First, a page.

From Elon Musk to Virgin Galactic mastermind Richard Branson, plenty of big-thinking entrepreneurs have plans to take regular citizens into space. Netherlands-based startup SpaceLife Origin has an even bolder, far more “out there” idea. It wants to be the company responsible for delivering the first baby in space. And it wants to do it by 2024. Because, you know, science.
“We owe it to our children and future generations,” Egbert Edelbroek, one of the company’s executives, told Digital Trends. “Humanity is facing increasing threats to life on Earth: Global warming, nuclear threats, [and] large asteroid collisions. NASA, ESA, SpaceX, and others are planning independent human settlements on the moon, and Mars as a backup plan. These efforts also require the capability to reproduce. That element is our contribution. We hope an important side effect of our plans is the boosting of the awareness [and urgency] for a much more sustainable lifestyle to avoid and slow down the most important threat of global warming.”
The prospect of reproduction in space is an area that’s been studied before — although never with humans. As a recent article in The Atlantic noted, these efforts have instead focused on small animals including mice, fish, and lizards. However, this has been enough to raise some potential challenges, such as the impact of zero gravity on newly born offspring. These are just a few of the issues that might face an attempt at a human birth outside of Earth’s atmosphere.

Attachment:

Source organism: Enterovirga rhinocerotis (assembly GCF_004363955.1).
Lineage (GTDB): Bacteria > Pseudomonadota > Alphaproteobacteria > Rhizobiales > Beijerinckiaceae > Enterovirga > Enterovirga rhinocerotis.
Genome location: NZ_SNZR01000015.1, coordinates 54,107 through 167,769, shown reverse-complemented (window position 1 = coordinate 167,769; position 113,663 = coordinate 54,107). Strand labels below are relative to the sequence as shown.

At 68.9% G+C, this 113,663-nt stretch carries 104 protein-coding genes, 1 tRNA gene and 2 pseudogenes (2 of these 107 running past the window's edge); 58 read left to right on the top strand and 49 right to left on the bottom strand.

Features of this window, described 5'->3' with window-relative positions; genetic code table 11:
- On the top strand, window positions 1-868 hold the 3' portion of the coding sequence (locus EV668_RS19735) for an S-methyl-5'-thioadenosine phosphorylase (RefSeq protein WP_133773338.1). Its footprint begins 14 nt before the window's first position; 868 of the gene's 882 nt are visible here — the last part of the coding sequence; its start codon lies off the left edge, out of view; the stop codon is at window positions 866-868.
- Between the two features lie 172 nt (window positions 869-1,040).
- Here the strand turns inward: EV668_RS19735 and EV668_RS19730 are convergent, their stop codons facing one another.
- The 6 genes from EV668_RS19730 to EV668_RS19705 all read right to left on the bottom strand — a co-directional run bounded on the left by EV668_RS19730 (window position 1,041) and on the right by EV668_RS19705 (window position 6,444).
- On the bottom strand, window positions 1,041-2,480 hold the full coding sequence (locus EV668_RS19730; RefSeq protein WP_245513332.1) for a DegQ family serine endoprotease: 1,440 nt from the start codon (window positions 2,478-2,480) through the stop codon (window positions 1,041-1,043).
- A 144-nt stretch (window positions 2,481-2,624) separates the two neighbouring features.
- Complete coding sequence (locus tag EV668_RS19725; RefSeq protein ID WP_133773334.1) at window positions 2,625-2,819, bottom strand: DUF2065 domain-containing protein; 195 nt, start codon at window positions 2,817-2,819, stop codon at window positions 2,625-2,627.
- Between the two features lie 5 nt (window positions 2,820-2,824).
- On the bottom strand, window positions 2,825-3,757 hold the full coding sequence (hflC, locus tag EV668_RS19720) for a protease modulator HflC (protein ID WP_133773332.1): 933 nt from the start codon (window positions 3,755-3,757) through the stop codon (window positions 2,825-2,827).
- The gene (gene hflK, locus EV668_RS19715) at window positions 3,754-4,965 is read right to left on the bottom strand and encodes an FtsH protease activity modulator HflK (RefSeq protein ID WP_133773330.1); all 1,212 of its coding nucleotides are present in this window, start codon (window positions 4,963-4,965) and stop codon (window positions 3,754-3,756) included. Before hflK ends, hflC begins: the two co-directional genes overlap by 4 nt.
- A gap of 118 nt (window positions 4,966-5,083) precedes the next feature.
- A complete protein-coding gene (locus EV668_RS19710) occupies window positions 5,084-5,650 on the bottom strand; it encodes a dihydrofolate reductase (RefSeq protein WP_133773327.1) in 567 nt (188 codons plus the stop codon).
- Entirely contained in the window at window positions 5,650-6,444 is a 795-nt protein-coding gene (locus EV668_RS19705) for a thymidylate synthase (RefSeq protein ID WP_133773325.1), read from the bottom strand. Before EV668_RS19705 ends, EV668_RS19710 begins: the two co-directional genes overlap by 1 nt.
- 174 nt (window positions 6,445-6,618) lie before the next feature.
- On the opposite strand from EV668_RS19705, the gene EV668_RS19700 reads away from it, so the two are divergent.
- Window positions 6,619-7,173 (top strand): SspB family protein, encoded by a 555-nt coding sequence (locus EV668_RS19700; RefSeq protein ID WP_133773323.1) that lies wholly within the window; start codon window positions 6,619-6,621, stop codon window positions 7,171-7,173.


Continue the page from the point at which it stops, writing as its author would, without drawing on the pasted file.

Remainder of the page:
“Our international space law experts see no regulatory obstacles in our missions program,” Edelbroek said. However, he did note that there are some regional differences in regulations around handling embryos which may exclude certain clients from more conservative regions.
SpaceLife Origin plans multiple missions with names including “Ark,” “Lotus,” and, ultimately, “Cradle.” The last of these three, as its mission title suggests, hopes to enable a pregnant woman to give birth in space. This will be achieved during a 24 to 36 hour mission, guided by a team of medical experts.
Will it actually happen? It sounds like there are multiple ethical and technological hurdles to leap before we get there. Then again, in a world in which 3D printing in space and reusable rockets that can land vertically are both real things, we’re no longer sure what to write off as sheer science fiction.